Bombers hurt 11 Israelis in Gaza Strip In apparent retaliation, bus passengers, soldiers injured in suicide attacks

November 03, 1995|By Doug Struck | Doug Struck,SUN FOREIGN STAFF

JERUSALEM -- Palestinian suicide bombers injured 11 Israelis in the Gaza Strip yesterday in apparent retaliation for the assassination last week of the head of Islamic Jihad.

Two car bombs exploded minutes apart but caused no severe injuries among the Israelis, most of whom were aboard a bus. Both bombers were killed.

"It's a miracle," said bus driver Kiko Danino, who said he was blown off his seat by the explosion.

He was driving Israeli kindergarten teachers and baby sitters to work at a day-care center in the Gaza Strip when a Palestinian's car exploded near his bus. Army officials said an armored jeep shielded the bus from the blast. Three soldiers were injured.

A second suicide bomber on a nearby road apparently detonated his explosives when he saw an approaching bus about 70 yards away stop and turn around, Israeli army officers said.

The bombings were viewed with alarm as repercussions for the killing in Malta last week of Dr. Fathi Shakaki, the head of the extremist group Islamic Jihad, which has claimed responsibility for previous suicide bombings.

Prime Minister Yitzhak Rabin acknowledged last night that the attack was likely related to the Islamic official's death.

Israel has not denied accusations that its secret service assassinated Dr. Shakaki, and Islamic groups have vowed revenge. The shooting of a Jewish settler on Wednesday and yesterday's bombings were seen as part of that reprisal, although no group claimed responsibility for the attacks.

Perhaps more significantly, an official of the Palestinian Authority said the killing of Dr. Shakaki has broken up the delicate negotiations with Hamas, the largest radical Islamic fundamentalist group. Those negotiations were said to be on the verge of an agreement under which Hamas would suspend attacks on Israelis.

Marwan Kanafani, a spokesman for Yasser Arafat, head of the Palestinian Authority, called the attacks "a very regrettable incident." But he said that the assassination of Dr. Shakaki was "an escalation of the situation" that would bring, "for all of us, a very dear price."

Israel had imposed restrictions this week on Palestinians leaving the Gaza Strip, saying that officials anticipated an attack. Brig. // Gen. Yitzhak Eitan said yesterday that the car bombings in the Gaza Strip prove the need for the precautions. "We assumed there would be reaction by Islamic Jihad," he told Israel Radio. "We reduced the volume of those traveling on buses, and increased the convoys and security."

The semiautonomous Gaza Strip is policed by the Palestinian authority. But the Israeli army controls the major roads and provides escorts for approximately 4,000 Jewish settlers still living in settlements there. Palestinian police and the Israeli army operate separate checkpoints.

Yigal Kirshenzaft, secretary of the Neve Dekalim settlement in the Gaza Strip, complained yesterday that "the Palestinian roadblock is a joke. Arab cars travel freely on the roads, and nobody checks them."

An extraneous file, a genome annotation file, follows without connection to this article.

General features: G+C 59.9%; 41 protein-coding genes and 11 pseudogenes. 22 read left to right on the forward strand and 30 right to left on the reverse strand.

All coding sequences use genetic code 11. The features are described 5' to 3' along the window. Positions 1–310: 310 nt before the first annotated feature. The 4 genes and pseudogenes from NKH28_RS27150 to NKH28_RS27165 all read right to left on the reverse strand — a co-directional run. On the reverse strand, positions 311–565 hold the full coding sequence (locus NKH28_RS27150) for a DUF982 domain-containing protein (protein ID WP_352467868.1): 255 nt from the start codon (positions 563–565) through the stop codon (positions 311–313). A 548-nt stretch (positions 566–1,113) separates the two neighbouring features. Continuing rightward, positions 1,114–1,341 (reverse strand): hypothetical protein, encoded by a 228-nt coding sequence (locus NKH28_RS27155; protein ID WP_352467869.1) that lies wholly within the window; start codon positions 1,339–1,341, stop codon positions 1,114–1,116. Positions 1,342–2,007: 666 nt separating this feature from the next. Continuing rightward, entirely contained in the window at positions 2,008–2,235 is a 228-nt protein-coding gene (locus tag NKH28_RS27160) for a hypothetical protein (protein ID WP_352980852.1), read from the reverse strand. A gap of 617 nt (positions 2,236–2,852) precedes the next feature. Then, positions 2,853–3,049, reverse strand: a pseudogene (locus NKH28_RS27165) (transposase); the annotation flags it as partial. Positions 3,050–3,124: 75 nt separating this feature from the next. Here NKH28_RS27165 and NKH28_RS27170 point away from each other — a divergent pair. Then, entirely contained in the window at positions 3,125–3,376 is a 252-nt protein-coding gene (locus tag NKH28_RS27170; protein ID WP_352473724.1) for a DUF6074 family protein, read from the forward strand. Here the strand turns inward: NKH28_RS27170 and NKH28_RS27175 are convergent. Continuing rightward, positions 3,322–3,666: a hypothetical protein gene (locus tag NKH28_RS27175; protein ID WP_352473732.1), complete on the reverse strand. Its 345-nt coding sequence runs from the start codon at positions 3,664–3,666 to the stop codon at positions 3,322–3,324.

Mr. Rabin said last night of the Palestinian authority: "We expect them to be more efficient in the areas under their jurisdiction. We shall repeatedly demand [it]."

The first bus attacked yesterday was traveling from an entrance to the Gaza Strip to a cluster of Jewish settlements called Gush Katif shortly after 7 a.m. It was escorted by two Army jeeps. As the convoy overtook a Palestinian car, the vehicle exploded. Officials said an armored jeep took the brunt of the blast.

"We just saw a cloud of fire," Mr. Danino, the bus driver, told Israel Radio. "I flew from the wheel and I saw the bus moving left, toward the side of the road. I got up, pulled the handbrake, and then the soldiers came and started to evacuate the passengers."

A hospital spokesman said most of the injuries were from "anxiety." An army spokesman declined to say whether the bus was one of the steel-protected buses used on some dangerous routes.

Upon hearing the first explosion, a convoy escorting a second bus turned around. Soldiers then saw a car far ahead on the roadside explode, General Eitan said.

Israeli opposition politicians blamed the government's peace efforts for the incident.

"This proves the government's plan to rely on Palestinian police to ensure Israeli citizens' security is wrong," said Knesset member Ovadia Eli, of the opposition Likud party.

But Arab and Palestinian officials have complained that peace efforts have been damaged by Israel's alleged role in the assassination of Dr. Shakaki.

The killing "destroys the meetings which are taking place between us and Hamas and the Islamic Jihad," said Mahmoud Dahlan, an aide to Mr. Arafat.

A Jewish settler shot Wednesday morning in the West Bank remained in serious condition yesterday. Rabbi Uzi Nevo, 32, was shot in the neck while driving toward a settlement near Ramallah.

The shooting prompted settler leaders to promise "a war" with Palestinians in the West Bank.

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